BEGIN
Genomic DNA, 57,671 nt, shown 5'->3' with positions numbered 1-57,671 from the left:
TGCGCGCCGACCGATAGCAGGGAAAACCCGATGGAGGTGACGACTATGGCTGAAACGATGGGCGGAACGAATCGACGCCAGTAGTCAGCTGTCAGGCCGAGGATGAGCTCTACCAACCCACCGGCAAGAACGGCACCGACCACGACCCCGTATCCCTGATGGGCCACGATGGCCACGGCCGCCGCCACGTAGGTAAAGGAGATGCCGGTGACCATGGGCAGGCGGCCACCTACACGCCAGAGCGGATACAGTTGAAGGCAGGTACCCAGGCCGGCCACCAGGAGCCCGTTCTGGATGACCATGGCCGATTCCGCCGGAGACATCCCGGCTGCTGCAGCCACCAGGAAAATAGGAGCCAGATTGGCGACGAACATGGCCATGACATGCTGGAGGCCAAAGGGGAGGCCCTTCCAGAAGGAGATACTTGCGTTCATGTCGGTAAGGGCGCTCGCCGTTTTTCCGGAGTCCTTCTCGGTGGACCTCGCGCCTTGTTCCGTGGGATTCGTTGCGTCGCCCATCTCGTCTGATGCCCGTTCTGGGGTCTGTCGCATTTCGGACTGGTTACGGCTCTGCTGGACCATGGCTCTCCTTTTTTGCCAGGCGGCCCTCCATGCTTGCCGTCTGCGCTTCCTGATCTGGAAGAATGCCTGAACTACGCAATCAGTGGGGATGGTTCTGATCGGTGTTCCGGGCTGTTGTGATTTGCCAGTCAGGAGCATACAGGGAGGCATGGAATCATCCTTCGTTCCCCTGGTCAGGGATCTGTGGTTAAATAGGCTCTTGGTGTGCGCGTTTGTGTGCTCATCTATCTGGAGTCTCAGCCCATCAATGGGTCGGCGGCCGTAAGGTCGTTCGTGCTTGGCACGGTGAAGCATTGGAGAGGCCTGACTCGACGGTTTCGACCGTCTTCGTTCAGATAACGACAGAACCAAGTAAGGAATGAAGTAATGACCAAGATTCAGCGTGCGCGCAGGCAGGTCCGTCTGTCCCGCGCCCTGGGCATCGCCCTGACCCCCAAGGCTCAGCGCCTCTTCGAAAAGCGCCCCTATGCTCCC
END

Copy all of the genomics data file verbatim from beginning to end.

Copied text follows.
Genomic DNA, 57,671 nt, shown 5'->3' with positions numbered 1-57,671 from the left:
TGCGCGCCGACCGATAGCAGGGAAAACCCGATGGAGGTGACGACTATGGCTGAAACGATGGGCGGAACGAATCGACGCCAGTAGTCAGCTGTCAGGCCGAGGATGAGCTCTACCAACCCACCGGCAAGAACGGCACCGACCACGACCCCGTATCCCTGATGGGCCACGATGGCCACGGCCGCCGCCACGTAGGTAAAGGAGATGCCGGTGACCATGGGCAGGCGGCCACCTACACGCCAGAGCGGATACAGTTGAAGGCAGGTACCCAGGCCGGCCACCAGGAGCCCGTTCTGGATGACCATGGCCGATTCCGCCGGAGACATCCCGGCTGCTGCAGCCACCAGGAAAATAGGAGCCAGATTGGCGACGAACATGGCCATGACATGCTGGAGGCCAAAGGGGAGGCCCTTCCAGAAGGAGATACTTGCGTTCATGTCGGTAAGGGCGCTCGCCGTTTTTCCGGAGTCCTTCTCGGTGGACCTCGCGCCTTGTTCCGTGGGATTCGTTGCGTCGCCCATCTCGTCTGATGCCCGTTCTGGGGTCTGTCGCATTTCGGACTGGTTACGGCTCTGCTGGACCATGGCTCTCCTTTTTTGCCAGGCGGCCCTCCATGCTTGCCGTCTGCGCTTCCTGATCTGGAAGAATGCCTGAACTACGCAATCAGTGGGGATGGTTCTGATCGGTGTTCCGGGCTGTTGTGATTTGCCAGTCAGGAGCATACAGGGAGGCATGGAATCATCCTTCGTTCCCCTGGTCAGGGATCTGTGGTTAAATAGGCTCTTGGTGTGCGCGTTTGTGTGCTCATCTATCTGGAGTCTCAGCCCATCAATGGGTCGGCGGCCGTAAGGTCGTTCGTGCTTGGCACGGTGAAGCATTGGAGAGGCCTGACTCGACGGTTTCGACCGTCTTCGTTCAGATAACGACAGAACCAAGTAAGGAATGAAGTAATGACCAAGATTCAGCGTGCGCGCAGGCAGGTCCGTCTGTCCCGCGCCCTGGGCATCGCCCTGACCCCCAAGGCTCAGCGCCTCTTCGAAAAGCGCCCCTATGCTCCC